Yet even such powerful memory cannot prevent the poet from daring to question God. Not once, but twice, in this aching cry of a psalm we sing “I say to God, my rock, Why have you forgotten me - why have you cast me off - Why must I walk about mournfully because of the oppression of the enemy?” This is the heart of the matter. No amount of memory, no amount of preaching and teaching, no amount of wonderful singing or praying can generate the presence of God on a long Holy Saturday. You do recognize that this is a psalm for Holy Saturday, don’t you? This deep three-fold figure that we practice in our living struck a resonant chord with my colleagues these past few days. Naming the season of absence and longing as the heart of the pilgrimage that is a gospel life consistently brings a deep silence over any room. It is like being present when someone suffering amnesia suddenly remembers a crucial piece of identity. We have for so long silenced songs of absence and thirst in the church. Our hymn books are filled with confident songs of praise and activity. They boldly state our desire to serve the ever present God. We have put the 23rd Psalm to memory but regularly ignore the 42nd and 43rd Psalms. But Jesus knows such Psalms by heart. When he faces his season of absence he cries “My God, my God, why have you abandoned me?”. He has given us this same song to sing in our own long day of absence.

But the psalm includes one other question. There is the question of others, asking “Where is your God?”. There is the question asked of God: “Why have you forgotten me?”. And then there is the refrain, the blues chorus of this aching Saturday song. It is a haunting question that the singers ask of themselves: “Why are you cast down, O my soul, and why are you disquieted within me? Hope in God; for I shall again praise him, my help and my God..” Three times this refrain returns. It is the refrain that we were singing in Toronto, I believe. It is the word we preachers and musicians and artists are called to help the church sing and live in anxious, fearful season of absence and longing. The Hebrew word that is translated “hope” in this refrain can equally be translated “wait”. Hope in God, wait for God, because there will yet be a day when we will praise God’s presence and God’s help. So, on Friday night Eglinton-St George’s United Church was jammed to the rafters for an amazing performance of Gregorian chant mingled with gospel song, organ and percussion. And late in the evening we sang together: “You better hold to His hand, God’s unchanging hand. Build your hopes on things eternal and hold to God’s unchanging hand.” This is the sound of faith on Holy Saturday, the sound of holding tight to the hope that God’s hand is unchanging even when we are not confident that God’s hand is present.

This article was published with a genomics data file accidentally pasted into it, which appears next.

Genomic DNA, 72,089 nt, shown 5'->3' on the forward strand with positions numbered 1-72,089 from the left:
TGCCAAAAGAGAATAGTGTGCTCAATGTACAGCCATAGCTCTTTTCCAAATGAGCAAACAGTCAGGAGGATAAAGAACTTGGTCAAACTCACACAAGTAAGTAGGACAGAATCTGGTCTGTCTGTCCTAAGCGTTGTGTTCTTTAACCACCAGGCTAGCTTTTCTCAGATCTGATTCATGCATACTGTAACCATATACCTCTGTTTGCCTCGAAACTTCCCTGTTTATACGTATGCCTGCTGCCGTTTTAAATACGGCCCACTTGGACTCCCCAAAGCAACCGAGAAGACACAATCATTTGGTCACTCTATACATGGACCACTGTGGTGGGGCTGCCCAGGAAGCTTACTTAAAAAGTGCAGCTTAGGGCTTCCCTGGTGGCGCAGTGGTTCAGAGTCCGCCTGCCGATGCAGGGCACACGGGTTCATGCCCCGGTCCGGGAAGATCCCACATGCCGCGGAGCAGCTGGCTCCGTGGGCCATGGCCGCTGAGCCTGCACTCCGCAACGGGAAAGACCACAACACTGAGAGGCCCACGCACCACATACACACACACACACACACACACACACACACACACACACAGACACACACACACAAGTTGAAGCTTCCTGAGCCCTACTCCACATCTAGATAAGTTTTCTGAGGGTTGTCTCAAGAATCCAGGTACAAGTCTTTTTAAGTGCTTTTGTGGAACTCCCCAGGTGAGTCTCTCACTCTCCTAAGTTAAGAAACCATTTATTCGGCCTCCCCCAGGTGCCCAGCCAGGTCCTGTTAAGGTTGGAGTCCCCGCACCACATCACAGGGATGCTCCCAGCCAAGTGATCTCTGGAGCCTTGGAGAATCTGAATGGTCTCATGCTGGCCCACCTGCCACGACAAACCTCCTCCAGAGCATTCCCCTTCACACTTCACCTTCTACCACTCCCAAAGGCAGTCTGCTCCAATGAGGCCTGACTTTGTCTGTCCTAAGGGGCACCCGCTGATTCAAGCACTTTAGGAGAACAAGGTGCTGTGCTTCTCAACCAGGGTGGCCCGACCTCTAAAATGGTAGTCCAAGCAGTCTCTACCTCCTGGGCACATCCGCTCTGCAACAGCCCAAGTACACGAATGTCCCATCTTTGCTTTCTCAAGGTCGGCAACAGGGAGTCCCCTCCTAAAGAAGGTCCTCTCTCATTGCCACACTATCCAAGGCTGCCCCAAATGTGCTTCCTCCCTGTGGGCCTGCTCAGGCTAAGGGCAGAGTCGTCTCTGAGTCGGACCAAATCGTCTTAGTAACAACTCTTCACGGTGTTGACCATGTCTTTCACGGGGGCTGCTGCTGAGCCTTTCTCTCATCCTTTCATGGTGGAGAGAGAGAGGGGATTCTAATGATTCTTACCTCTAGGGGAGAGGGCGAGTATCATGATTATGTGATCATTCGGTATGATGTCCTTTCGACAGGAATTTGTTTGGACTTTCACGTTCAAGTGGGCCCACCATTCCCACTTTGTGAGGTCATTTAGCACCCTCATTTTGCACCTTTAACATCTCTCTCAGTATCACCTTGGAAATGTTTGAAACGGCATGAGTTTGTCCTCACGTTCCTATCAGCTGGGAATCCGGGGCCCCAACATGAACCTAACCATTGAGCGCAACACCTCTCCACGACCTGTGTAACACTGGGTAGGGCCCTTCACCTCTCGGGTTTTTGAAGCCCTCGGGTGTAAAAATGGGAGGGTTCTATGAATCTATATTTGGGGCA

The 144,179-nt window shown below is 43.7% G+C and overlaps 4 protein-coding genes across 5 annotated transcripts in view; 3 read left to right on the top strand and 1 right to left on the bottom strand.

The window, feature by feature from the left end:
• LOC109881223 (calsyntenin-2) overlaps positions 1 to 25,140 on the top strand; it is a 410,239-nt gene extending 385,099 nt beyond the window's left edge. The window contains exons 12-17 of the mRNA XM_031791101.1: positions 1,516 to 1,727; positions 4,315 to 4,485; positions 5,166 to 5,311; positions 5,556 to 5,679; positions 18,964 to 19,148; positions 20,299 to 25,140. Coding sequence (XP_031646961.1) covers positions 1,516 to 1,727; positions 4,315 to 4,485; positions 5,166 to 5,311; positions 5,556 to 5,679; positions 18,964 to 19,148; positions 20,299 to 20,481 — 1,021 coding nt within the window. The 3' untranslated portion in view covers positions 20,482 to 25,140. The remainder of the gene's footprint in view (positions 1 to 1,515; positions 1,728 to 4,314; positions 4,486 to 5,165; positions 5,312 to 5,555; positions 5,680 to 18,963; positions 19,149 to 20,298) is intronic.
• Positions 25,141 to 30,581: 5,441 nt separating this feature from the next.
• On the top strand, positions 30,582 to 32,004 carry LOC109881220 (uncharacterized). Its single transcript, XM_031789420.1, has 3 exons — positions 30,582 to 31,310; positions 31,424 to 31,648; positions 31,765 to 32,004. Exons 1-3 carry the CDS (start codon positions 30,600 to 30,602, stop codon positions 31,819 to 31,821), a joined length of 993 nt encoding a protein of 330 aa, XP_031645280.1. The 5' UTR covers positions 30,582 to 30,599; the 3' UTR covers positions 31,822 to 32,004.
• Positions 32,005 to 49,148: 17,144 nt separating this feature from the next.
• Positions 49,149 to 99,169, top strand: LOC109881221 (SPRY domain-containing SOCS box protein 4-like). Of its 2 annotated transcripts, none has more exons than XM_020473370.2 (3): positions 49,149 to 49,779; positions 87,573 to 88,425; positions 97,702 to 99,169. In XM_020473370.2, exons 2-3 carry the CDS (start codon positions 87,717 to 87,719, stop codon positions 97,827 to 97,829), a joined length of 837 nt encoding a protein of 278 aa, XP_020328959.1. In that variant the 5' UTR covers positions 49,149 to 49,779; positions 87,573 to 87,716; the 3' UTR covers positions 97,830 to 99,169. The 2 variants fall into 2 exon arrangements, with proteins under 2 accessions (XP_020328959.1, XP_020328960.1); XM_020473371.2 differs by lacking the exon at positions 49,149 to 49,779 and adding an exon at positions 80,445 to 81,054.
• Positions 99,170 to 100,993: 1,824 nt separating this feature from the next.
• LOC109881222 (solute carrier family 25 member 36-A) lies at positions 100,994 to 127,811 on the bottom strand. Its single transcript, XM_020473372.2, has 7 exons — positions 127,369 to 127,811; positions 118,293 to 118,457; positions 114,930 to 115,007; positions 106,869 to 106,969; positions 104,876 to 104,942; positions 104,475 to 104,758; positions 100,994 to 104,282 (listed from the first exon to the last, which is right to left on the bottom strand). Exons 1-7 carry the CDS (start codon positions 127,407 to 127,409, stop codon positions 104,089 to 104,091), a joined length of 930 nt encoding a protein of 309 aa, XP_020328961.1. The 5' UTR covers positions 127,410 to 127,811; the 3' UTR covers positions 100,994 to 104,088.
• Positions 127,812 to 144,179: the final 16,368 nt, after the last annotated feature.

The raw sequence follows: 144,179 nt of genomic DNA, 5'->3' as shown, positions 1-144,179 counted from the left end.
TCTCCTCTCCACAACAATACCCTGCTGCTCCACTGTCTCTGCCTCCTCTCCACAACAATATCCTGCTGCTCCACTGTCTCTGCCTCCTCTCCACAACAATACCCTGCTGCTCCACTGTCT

And then the poet calls God down, out, into the world. “Vindicate ... defend ... send your light, your truth - let them lead me; let them bring me to your holy hill and to your dwelling. Then I will go to the altar of God, to God my exceeding joy; and I will praise you with the harp, O God, my God”. The singer, the poet, the people of Israel and the followers of Jesus long to behold the face of God. We imagine that the holy hill of God’s presence is a Temple in Jerusalem where worship reveals the Holy of Holies, the sacred presence. And we make pilgrimage here to our own holy university hill seeking the presence, the face, of God. But notice what we glimpse when we figure this song out through the cruciform shape of Friday, Saturday and Sunday. Do you see? Even as we call on God to send out one whose light and truth will lead us to God’s dwelling place, to the holy hill where we will see God face to face we notice that in the midst of our deep Good Friday grief and our long Holy Saturday thirst that we are already on God’s holy hill and are even now face to face with the One who bears all the earth’s aching grief and longing thirst. To our unending surprise, the holy hill of God is found not in the temple but on calvary, not in the confines of a sacred space but in the midst of trouble and abandonment.

This is the reason that we practice mingling together loss, longing and joy. We are seeking to be a people whose Sunday praise leaks back into our Friday grief and gives encouragement to trust God in the midst of our Saturday thirst. For we have seen the face of God revealed on a cross and in a tomb and then, on a mysterious wondrous Sunday, when it could not be possible ... but it was ... and it is. Amen.